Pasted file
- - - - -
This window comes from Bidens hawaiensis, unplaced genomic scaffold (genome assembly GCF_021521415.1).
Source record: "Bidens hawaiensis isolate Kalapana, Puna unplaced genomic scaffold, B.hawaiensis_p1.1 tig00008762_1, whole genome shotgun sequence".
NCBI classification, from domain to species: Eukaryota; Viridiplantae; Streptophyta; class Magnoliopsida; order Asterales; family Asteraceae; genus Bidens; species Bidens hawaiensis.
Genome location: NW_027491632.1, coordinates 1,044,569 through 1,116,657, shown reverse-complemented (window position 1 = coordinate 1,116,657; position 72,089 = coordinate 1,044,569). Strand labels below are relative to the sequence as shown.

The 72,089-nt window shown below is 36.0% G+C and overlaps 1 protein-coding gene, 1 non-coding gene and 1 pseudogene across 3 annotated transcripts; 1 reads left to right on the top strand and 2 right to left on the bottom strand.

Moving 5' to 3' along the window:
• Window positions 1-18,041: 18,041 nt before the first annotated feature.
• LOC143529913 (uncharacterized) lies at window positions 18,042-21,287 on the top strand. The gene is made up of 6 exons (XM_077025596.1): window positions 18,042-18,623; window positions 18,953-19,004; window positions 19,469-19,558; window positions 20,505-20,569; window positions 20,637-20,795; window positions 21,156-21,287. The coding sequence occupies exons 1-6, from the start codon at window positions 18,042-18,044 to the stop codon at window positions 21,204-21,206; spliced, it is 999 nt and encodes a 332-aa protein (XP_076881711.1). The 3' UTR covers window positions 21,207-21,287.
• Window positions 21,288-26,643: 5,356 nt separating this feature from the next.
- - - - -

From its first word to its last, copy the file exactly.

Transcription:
This window comes from Bidens hawaiensis, unplaced genomic scaffold (genome assembly GCF_021521415.1).
Source record: "Bidens hawaiensis isolate Kalapana, Puna unplaced genomic scaffold, B.hawaiensis_p1.1 tig00008762_1, whole genome shotgun sequence".
NCBI classification, from domain to species: Eukaryota; Viridiplantae; Streptophyta; class Magnoliopsida; order Asterales; family Asteraceae; genus Bidens; species Bidens hawaiensis.
Genome location: NW_027491632.1, coordinates 1,044,569 through 1,116,657, shown reverse-complemented (window position 1 = coordinate 1,116,657; position 72,089 = coordinate 1,044,569). Strand labels below are relative to the sequence as shown.

The 72,089-nt window shown below is 36.0% G+C and overlaps 1 protein-coding gene, 1 non-coding gene and 1 pseudogene across 3 annotated transcripts; 1 reads left to right on the top strand and 2 right to left on the bottom strand.

Moving 5' to 3' along the window:
• Window positions 1-18,041: 18,041 nt before the first annotated feature.
• LOC143529913 (uncharacterized) lies at window positions 18,042-21,287 on the top strand. The gene is made up of 6 exons (XM_077025596.1): window positions 18,042-18,623; window positions 18,953-19,004; window positions 19,469-19,558; window positions 20,505-20,569; window positions 20,637-20,795; window positions 21,156-21,287. The coding sequence occupies exons 1-6, from the start codon at window positions 18,042-18,044 to the stop codon at window positions 21,204-21,206; spliced, it is 999 nt and encodes a 332-aa protein (XP_076881711.1). The 3' UTR covers window positions 21,207-21,287.
• Window positions 21,288-26,643: 5,356 nt separating this feature from the next.